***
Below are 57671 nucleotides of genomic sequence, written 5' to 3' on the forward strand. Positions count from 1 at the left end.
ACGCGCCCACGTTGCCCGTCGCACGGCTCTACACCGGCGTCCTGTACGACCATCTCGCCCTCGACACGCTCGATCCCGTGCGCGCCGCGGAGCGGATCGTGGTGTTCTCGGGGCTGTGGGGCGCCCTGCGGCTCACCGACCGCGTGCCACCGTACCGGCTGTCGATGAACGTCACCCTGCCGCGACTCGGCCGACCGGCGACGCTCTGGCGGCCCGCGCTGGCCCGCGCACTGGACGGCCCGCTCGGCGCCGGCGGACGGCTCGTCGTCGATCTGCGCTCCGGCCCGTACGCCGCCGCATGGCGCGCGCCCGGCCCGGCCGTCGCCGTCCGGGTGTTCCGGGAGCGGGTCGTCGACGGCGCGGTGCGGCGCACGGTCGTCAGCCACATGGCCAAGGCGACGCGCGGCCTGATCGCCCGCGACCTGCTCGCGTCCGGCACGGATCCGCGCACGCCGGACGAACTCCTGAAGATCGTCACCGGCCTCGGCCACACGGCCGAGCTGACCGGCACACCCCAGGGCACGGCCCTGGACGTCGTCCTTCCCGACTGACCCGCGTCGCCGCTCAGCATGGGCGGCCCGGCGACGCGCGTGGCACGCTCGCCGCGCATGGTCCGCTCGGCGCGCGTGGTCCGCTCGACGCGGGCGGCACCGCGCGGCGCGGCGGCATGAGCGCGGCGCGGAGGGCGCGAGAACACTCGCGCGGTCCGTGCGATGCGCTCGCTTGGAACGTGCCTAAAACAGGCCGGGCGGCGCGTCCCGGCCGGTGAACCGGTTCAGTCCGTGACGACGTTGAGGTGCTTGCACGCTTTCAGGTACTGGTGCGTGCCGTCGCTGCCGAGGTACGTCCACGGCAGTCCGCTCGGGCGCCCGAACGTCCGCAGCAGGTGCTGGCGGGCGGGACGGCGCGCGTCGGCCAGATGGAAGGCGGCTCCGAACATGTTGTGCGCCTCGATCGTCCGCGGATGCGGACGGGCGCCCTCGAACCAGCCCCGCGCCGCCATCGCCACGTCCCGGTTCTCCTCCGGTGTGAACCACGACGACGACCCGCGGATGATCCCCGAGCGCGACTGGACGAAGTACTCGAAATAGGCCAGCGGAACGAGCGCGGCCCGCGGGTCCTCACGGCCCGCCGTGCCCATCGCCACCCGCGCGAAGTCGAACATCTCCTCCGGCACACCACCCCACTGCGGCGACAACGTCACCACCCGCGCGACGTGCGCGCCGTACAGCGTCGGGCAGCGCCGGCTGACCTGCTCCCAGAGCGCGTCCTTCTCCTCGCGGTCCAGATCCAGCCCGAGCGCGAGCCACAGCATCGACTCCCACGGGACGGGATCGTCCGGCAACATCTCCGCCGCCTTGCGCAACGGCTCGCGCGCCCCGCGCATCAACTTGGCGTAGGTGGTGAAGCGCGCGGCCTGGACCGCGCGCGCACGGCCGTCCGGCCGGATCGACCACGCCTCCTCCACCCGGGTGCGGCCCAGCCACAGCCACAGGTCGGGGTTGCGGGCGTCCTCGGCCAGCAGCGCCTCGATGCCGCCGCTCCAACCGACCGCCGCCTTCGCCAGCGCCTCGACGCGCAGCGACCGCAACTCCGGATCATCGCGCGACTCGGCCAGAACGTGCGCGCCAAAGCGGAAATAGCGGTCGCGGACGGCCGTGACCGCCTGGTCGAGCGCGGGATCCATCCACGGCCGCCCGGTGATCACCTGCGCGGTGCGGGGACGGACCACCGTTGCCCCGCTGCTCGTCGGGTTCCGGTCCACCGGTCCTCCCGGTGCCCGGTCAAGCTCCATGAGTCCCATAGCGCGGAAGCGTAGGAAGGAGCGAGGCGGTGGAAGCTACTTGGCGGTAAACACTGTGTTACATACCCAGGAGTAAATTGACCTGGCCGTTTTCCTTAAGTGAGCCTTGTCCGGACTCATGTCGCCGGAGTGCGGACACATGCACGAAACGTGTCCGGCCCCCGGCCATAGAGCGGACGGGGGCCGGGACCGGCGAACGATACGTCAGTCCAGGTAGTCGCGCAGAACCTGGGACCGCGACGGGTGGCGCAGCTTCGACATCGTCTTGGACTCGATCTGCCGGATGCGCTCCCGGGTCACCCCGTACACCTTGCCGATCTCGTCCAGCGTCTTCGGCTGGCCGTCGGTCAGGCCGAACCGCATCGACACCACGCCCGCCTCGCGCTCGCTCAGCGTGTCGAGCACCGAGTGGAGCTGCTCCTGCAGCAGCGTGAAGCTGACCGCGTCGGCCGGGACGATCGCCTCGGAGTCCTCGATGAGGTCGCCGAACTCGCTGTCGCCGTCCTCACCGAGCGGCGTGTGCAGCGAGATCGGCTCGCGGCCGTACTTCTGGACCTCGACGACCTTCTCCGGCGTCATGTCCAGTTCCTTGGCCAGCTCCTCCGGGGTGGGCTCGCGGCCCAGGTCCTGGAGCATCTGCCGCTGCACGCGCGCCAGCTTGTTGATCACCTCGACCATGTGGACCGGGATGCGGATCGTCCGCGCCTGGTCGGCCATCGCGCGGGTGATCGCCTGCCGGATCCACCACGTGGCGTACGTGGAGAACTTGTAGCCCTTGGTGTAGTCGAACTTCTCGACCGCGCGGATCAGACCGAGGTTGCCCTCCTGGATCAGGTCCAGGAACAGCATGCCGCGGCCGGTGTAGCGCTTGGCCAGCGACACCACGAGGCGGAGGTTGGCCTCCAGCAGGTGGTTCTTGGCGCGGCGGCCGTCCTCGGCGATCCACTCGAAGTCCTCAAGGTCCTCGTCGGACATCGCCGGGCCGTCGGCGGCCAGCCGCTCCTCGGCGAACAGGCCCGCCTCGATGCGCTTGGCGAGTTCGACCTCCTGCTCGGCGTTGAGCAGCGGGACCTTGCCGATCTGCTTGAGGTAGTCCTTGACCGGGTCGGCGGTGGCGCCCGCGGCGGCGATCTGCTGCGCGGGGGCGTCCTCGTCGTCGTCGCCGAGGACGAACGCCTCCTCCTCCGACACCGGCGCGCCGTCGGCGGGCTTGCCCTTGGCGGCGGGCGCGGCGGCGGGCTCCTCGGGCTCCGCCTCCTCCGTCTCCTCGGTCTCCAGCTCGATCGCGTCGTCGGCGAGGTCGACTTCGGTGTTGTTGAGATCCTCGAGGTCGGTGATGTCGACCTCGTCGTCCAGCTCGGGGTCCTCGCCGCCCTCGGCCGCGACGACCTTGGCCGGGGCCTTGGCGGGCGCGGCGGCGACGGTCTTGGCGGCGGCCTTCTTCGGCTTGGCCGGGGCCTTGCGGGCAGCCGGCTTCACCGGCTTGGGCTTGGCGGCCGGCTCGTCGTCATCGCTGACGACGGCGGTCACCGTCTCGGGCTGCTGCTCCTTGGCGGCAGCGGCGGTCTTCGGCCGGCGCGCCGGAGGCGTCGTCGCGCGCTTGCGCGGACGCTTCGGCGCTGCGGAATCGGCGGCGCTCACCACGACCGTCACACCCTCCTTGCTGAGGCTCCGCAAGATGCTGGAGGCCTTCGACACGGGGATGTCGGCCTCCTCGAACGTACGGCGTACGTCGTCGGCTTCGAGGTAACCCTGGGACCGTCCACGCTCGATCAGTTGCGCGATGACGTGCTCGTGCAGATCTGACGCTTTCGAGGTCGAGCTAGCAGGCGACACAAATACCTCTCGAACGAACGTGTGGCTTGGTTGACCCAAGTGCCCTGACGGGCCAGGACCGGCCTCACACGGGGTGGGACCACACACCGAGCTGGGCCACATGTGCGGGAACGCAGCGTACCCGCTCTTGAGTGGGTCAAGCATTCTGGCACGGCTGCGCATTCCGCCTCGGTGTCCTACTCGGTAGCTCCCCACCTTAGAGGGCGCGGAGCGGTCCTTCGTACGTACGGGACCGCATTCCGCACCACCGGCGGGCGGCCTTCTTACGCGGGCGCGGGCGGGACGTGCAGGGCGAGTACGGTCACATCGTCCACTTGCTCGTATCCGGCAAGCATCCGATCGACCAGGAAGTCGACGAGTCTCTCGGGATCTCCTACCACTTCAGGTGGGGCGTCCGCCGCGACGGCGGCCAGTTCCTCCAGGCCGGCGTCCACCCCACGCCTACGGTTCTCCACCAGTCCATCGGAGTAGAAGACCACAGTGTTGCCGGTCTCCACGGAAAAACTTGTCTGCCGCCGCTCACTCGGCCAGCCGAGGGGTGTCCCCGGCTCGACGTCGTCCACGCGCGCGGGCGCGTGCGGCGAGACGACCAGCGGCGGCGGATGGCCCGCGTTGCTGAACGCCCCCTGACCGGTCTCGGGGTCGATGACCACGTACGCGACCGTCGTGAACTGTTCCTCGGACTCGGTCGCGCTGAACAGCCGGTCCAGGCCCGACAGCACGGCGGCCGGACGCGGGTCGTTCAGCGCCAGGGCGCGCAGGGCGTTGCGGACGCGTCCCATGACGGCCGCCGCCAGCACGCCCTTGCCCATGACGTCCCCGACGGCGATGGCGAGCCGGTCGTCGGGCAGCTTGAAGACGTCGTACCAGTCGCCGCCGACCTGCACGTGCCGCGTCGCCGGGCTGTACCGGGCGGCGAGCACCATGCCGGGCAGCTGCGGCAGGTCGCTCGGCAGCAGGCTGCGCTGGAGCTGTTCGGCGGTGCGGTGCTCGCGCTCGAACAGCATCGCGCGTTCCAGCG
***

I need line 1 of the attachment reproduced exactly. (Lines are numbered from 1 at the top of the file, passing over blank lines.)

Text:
Below are 57671 nucleotides of genomic sequence, written 5' to 3' on the forward strand. Positions count from 1 at the left end.